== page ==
June 3, 2023

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Fears and hopes of young mothers in India, the world’s most populous country

Saranya Narayanaswamy (R), who is six months pregnant, greets those attending a ritual ceremony for her unborn child in Chennai on April 26, 2023. afp_tickers

This content was published on May 06, 2023 – 06:54


India was named the world’s most populous country by the UN last month with 1.43 billion people, at a time when young mothers have high hopes and fears for the uncertain future their children face.

The population record was broken despite declining birth rates that have gone hand-in-hand with strong economic growth in recent decades. Currently, Indian families have an average of two children, up from six in the 1960s.

But many citizens face difficulties finding work, housing or a reliable supply of electricity, which is set to worsen in the coming decades.

AFP spoke to five women who have just given birth or are pregnant in different parts of the country to find out about the aspirations and concerns of the new generation.

– “I need surgery” –

Sita Devi was illiterate. Aged 22 and with two daughters, she and her husband are hoping for a boy this time around.

“Our father could not educate us. We were five sisters and he was the only earner in the family,” says Devi in ​​her village in India’s poorest state of Bihar.

“He was poor” and “couldn’t feed, clothe or educate us,” she explains.

Her husband now earns a meager salary as a daily wage earner, and she spends the day taking care of her 2- and 4-year-old daughters and taking care of household chores.

Most of his neighbors have three to five children. But she wants to stop at the third, and considers tubal ligation, the most widely used method of contraception in India.

“Whether I have a boy or a girl this time, I will undergo the surgery. “I hope that we teach and educate our children so that they can thrive and live well.”

– “Too many problems” –

In Goa, music boomer and Shobha Talwar’s hundred guests enjoyed a feast of chicken rice, roti and sweets in the courtyard to name their baby.

Talwar’s older sister whispers the name Sreyansh into the month-old baby’s ear and the girls lull him to sleep with their songs before the guests shower him with gifts.

“We are going to have a lot of problems. We don’t have our own house yet and we have to think about the child’s schooling,” says the 29-year-old new mother.

Little is the tenth resident of a modest one-story house with his grandparents, his parents, his uncle, two aunts and two cousins.

Father Siddappa Talwar, 30, who runs an ice cream business with his father and brother, says the baby’s gender gives him peace of mind.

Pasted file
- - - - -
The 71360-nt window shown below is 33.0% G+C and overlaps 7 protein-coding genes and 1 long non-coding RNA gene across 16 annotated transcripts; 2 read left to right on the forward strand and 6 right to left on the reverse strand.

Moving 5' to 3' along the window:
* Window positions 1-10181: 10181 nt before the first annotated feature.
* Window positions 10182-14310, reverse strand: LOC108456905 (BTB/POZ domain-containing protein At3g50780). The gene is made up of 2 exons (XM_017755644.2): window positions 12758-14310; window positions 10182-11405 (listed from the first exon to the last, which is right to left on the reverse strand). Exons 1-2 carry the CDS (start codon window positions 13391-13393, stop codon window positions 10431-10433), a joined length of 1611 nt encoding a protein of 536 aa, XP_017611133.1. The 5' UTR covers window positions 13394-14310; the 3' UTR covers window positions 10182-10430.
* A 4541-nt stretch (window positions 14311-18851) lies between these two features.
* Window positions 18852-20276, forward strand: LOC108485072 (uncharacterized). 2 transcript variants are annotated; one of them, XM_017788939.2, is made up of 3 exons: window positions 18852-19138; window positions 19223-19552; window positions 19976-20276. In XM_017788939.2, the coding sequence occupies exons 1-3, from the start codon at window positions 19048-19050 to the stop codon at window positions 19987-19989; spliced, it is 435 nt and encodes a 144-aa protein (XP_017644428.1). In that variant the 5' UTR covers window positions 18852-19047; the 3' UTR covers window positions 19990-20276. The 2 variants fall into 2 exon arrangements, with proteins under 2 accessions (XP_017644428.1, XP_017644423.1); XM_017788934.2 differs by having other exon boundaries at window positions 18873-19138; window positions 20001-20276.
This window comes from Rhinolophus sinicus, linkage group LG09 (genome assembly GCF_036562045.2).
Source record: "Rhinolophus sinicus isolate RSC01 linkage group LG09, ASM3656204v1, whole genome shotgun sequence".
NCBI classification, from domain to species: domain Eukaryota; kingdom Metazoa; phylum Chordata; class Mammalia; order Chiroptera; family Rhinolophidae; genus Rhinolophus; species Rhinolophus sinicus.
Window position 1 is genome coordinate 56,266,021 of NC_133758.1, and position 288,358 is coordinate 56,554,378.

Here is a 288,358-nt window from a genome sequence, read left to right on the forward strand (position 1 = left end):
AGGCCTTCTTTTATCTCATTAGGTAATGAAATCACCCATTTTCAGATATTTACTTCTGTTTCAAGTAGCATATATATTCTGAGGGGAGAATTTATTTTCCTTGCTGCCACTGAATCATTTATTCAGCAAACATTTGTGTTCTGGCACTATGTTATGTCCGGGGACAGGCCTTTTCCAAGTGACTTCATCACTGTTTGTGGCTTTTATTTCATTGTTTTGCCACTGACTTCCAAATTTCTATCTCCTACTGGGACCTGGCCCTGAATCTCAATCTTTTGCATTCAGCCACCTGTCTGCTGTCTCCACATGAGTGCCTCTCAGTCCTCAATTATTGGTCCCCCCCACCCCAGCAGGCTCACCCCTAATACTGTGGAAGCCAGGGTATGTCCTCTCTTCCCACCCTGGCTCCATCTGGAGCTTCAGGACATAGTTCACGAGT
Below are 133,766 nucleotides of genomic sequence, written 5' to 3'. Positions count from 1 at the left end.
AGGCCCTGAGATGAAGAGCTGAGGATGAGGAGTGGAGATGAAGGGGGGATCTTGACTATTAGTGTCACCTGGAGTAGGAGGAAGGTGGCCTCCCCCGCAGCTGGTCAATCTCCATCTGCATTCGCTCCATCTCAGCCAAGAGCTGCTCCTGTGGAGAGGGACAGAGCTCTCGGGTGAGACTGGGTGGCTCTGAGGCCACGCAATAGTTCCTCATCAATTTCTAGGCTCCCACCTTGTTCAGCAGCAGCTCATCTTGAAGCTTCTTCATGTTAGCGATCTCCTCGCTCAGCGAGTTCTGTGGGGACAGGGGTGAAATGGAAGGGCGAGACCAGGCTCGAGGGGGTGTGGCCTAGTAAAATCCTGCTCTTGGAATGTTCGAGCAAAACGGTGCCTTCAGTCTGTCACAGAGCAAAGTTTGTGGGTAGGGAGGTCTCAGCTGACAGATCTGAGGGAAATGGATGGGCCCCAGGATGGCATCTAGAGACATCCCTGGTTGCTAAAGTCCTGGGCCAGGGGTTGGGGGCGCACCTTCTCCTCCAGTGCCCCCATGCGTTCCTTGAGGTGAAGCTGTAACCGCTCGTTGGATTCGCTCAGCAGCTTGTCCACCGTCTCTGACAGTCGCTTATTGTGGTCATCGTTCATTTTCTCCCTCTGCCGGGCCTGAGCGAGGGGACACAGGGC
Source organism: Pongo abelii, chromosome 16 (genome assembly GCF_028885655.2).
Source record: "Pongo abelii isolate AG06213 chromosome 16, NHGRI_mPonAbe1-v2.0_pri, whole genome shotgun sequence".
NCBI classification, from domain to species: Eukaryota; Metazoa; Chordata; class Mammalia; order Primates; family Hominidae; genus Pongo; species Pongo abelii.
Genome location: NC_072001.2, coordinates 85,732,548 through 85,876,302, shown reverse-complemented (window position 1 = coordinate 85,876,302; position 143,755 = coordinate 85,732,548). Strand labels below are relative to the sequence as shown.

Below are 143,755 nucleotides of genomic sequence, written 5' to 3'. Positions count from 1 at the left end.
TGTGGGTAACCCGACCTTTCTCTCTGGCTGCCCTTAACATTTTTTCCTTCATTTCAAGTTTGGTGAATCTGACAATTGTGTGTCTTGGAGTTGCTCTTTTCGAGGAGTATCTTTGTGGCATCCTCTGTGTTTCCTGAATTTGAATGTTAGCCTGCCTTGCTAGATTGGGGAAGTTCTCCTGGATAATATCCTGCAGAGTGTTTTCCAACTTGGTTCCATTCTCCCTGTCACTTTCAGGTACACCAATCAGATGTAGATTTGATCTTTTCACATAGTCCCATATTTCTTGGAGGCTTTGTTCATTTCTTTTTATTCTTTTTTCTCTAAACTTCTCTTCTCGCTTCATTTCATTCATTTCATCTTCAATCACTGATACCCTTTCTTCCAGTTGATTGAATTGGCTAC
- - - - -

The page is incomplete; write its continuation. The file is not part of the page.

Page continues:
“He’s a boy. That makes me happy,” she says, adding: “I’m not worried about his future. As long as he has a roof over his head, as long as he can fend for himself, he’ll be fine.”

– “A sweet little doll” –

Women in India are often seen as a financial burden due to the long-standing dowry system, which requires parents to pay large sums of money to their daughters when they marry.

But Indu Sharma, 25, from the hilly northern state of Himachal Pradesh, says she will be happy regardless of the gender of her child.

“Actually, my husband wants a daughter, a sweet little doll,” she told AFP, as she sat on a chair in her two-story home after a visit from her parents.

“Society is changing. We are three sisters and my father never worried that he didn’t have a son,” she says.

“She raised us with love, so there was no pressure to have a boy.”

Indu Sharma believes more needs to be done to encourage more childless families.

“The government should go to every town and explain the need for small families,” he says. “A small family is a happy family,” he asserts.

– “Blood, Sweat and Tears” –

Writer and journalist Shreyosi, 30, has been married for five years and says that like most things in her life, the pregnancy was “not planned”.

But Arya’s birth in March was “one of the most beautiful journeys” she’s ever been on.

“It’s my own blood, sweat and tears,” explains Shreyosi, who does not give her last name, at her home in Bangalore.

But he argues that people should not have more children because of overpopulation and the problems it creates, including climate change.

“I think there should be a limit on the number of children you can have,” he proposes.

Beijing’s sometimes brutal one-child policy is one of the reasons why India has overtaken China in terms of population since the late 1970s, now facing the problems of an aging population.

This writer doesn’t plan to have a second child, though she may change her mind if her “daughter needs a brother or sister.”

“But I have to make sure that my two children are brought up the same (…) there should be no difference,” she says.

– ‘Very good parents’ –

Saranya Narayanaswamy and her husband Sanjay offer petals and coconuts to their unborn child in a Hindu ceremony at a Chennai banquet hall.

Saranya, a computer expert from the southern state of Tamil Nadu, says friends and family sing around the ritual fire in this ritual to ensure the child’s well-being.

“The sounds, the smoke from the fire, all these are beneficial for the baby and the mother-to-be,” she explains.

Saranya says she is excited about the imminent arrival of her first child, but worried about the challenges ahead.

“We believe that the child should grow up well,” he insists. “We want to be good parents.”


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